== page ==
They're not budging in Austin. "Texas is not interested in being a subcontractor to Obamacare," said Lucy Nashed, spokeswoman for Gov. Rick Perry, who remains opposed to mandates in the law.
In Kansas, Praeger supported a state-run exchange, but lost the political struggle to Gov. Sam Brownback. She says Kansans will be closely watching what happens in neighboring Colorado, where the state will run the market. She doubts that consumers in her state would relish dealing with a call center on the other side of the country. The federal exchange may have some local window-dressing but it's expected to function as a national program.
Christine Ferguson, director of the Rhode Island Health Benefits Exchange, says she expects to see a big shift to state control in the next few years. "Many of the states have just run out of time for a variety of reasons," said Ferguson. "I'd be surprised if in the longer run every state didn't want to have its own approach."
In some ways, the federal government has a head start on the states. It already operates the Medicare Plan Finder for health insurance and prescription plans that serve seniors, and the Federal Employees Health Benefits Program. Both have many of the features of the new insurance markets.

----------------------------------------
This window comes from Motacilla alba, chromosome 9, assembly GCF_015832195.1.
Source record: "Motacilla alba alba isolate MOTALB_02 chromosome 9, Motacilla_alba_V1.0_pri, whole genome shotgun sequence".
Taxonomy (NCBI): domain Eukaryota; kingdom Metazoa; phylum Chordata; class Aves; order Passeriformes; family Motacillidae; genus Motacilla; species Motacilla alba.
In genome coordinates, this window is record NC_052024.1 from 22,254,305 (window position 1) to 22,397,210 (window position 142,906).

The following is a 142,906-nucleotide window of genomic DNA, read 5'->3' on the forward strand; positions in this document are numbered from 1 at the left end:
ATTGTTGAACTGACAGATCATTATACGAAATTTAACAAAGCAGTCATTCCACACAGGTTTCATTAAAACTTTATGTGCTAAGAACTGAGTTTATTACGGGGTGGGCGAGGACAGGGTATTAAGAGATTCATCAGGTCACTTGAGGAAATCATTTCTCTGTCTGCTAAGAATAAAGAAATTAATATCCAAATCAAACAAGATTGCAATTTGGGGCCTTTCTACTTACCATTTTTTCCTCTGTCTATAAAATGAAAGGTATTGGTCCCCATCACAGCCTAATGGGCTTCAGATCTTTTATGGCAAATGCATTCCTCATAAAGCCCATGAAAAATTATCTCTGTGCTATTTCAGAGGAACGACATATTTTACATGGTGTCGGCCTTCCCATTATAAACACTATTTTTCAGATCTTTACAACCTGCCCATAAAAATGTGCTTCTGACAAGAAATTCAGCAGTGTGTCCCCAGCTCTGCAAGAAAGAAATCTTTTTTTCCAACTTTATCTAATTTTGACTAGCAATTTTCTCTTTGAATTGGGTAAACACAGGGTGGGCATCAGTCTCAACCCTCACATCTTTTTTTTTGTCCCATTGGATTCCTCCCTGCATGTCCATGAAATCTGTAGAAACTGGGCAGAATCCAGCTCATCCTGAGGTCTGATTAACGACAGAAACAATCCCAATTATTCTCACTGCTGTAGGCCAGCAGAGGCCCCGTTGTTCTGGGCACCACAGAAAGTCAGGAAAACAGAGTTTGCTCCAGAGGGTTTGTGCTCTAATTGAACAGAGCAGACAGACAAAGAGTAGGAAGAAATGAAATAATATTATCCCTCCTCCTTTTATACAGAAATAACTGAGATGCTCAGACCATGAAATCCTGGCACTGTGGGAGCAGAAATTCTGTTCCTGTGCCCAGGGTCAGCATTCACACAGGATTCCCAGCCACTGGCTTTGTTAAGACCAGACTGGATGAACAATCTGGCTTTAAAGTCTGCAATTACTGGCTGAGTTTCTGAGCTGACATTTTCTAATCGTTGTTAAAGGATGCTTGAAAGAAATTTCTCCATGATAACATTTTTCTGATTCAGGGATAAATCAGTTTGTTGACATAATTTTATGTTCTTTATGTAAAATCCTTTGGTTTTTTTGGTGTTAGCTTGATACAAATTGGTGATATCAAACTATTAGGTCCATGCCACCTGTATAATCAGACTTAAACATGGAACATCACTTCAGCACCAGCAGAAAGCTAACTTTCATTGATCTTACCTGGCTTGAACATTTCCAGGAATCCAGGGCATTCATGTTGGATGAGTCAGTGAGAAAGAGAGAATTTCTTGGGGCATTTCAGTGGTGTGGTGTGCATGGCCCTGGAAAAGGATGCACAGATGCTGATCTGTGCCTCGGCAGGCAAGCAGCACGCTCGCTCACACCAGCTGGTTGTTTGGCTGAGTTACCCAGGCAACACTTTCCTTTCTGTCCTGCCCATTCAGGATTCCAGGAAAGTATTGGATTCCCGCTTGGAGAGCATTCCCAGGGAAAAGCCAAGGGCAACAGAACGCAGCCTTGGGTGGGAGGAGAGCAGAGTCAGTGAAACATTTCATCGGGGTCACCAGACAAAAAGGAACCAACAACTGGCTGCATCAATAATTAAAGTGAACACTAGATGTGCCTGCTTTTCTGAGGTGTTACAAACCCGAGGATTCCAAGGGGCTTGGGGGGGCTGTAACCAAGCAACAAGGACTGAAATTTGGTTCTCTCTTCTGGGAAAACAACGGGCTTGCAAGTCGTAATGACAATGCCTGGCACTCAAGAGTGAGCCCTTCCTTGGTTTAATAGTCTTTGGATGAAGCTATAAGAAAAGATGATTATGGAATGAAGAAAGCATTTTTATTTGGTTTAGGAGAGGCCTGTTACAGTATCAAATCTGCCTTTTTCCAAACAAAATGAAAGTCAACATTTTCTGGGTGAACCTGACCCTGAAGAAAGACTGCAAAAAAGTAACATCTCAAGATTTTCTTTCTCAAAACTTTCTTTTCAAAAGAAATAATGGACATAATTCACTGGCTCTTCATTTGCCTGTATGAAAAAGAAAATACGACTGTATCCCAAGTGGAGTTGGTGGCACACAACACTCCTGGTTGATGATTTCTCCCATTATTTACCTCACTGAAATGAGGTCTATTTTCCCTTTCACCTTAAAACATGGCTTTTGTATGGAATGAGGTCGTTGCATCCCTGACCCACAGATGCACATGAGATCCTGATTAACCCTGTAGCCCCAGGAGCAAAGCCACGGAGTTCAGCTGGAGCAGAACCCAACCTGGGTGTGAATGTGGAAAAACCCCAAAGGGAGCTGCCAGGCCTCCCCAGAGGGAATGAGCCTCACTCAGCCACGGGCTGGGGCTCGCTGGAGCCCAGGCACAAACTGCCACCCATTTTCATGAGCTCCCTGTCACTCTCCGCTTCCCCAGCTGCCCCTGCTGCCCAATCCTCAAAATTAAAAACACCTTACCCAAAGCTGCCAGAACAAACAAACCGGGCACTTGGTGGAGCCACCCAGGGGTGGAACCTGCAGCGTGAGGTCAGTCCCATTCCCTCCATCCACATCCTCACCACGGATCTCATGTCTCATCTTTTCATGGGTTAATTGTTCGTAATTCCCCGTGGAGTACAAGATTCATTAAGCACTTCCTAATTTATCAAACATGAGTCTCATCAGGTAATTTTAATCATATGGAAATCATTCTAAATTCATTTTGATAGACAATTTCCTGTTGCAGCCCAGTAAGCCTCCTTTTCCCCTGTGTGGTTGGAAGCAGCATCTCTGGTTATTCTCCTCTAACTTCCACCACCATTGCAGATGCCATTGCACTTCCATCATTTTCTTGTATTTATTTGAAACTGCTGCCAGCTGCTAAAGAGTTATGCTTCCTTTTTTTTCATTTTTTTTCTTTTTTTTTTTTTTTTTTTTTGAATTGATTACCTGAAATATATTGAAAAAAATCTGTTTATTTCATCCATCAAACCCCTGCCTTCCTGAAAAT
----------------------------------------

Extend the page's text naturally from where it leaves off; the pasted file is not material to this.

Administration officials are keeping mum about what the new federal exchange will look like, except that it will open on time and people in all 50 states will have the coverage they're entitled to by law.
Joel Ario, who oversaw planning for the health exchanges in the Obama administration, says "there's a rich dialogue going on" as to what the online shopping experience should look like. "To create a website like Amazon is a very complicated exercise," said Ario, now a consultant with Manatt Health Solutions.
He thinks consumers should be able to get one dollar figure for each plan that totals up all their expected costs for the year, including premiums, deductibles and copayments. Otherwise, scrolling through pages of insurance jargon online will be a sure turn-off.
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